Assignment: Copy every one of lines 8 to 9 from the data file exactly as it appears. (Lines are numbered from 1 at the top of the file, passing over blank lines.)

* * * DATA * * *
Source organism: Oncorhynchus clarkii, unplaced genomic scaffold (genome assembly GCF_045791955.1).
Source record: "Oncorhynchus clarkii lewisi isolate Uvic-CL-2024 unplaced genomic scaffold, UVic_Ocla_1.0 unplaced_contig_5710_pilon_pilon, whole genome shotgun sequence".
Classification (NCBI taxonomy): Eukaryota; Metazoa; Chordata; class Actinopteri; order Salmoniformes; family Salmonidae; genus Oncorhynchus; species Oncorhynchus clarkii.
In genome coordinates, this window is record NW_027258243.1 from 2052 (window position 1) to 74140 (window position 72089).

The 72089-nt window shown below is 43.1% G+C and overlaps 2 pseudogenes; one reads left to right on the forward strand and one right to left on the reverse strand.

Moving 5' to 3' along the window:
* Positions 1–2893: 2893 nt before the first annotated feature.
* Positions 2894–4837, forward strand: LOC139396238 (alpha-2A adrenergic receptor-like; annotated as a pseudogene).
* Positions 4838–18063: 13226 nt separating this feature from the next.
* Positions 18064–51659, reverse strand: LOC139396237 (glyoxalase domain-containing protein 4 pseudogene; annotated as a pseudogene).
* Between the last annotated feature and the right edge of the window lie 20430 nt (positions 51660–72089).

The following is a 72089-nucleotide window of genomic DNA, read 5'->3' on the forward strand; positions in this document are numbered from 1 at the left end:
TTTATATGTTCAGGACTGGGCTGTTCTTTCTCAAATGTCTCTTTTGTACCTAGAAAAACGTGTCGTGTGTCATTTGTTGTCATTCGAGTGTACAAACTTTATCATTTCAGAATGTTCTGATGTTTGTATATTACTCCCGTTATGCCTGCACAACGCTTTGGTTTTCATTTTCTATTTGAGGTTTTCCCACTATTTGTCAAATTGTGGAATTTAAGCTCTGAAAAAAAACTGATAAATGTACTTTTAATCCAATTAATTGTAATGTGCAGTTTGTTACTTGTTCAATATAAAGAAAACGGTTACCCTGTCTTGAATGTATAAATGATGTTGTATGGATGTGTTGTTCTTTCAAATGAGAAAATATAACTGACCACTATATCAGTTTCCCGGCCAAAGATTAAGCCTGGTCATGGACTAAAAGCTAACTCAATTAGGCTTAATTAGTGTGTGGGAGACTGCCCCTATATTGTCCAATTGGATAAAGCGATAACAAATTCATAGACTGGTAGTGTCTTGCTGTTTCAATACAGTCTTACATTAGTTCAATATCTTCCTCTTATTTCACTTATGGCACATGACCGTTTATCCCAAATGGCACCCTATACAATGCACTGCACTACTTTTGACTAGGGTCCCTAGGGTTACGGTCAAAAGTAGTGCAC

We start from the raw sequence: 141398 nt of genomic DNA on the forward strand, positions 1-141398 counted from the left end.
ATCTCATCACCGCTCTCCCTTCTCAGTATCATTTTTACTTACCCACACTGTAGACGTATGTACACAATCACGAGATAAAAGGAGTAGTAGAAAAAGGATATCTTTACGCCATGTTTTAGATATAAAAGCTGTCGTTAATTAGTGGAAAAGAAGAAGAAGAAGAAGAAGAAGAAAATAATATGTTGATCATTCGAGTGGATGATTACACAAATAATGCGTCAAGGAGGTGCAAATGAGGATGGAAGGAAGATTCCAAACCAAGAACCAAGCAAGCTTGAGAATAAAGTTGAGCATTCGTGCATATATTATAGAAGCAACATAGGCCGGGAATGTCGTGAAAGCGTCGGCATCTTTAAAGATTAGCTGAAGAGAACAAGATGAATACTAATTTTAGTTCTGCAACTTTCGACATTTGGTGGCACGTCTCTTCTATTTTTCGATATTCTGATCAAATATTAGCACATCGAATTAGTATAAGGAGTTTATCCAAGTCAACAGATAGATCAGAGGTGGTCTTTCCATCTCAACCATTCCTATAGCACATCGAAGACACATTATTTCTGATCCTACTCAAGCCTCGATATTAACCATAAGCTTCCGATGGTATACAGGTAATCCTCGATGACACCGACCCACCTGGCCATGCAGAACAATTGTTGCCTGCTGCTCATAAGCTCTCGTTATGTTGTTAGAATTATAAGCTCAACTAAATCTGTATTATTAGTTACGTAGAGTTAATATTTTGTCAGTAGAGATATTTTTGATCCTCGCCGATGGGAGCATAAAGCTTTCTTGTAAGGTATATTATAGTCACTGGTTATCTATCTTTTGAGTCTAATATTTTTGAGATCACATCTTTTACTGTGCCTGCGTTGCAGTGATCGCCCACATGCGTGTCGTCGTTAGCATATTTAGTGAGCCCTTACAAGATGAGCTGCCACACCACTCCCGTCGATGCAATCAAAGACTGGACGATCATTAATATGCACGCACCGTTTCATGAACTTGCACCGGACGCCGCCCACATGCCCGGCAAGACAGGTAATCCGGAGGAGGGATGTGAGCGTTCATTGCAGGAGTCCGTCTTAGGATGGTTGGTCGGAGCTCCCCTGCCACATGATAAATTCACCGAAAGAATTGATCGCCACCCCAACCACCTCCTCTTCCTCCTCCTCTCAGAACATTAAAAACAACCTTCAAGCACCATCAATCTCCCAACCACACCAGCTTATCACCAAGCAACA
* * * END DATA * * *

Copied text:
* Positions 2894–4837, forward strand: LOC139396238 (alpha-2A adrenergic receptor-like; annotated as a pseudogene).
* Positions 4838–18063: 13226 nt separating this feature from the next.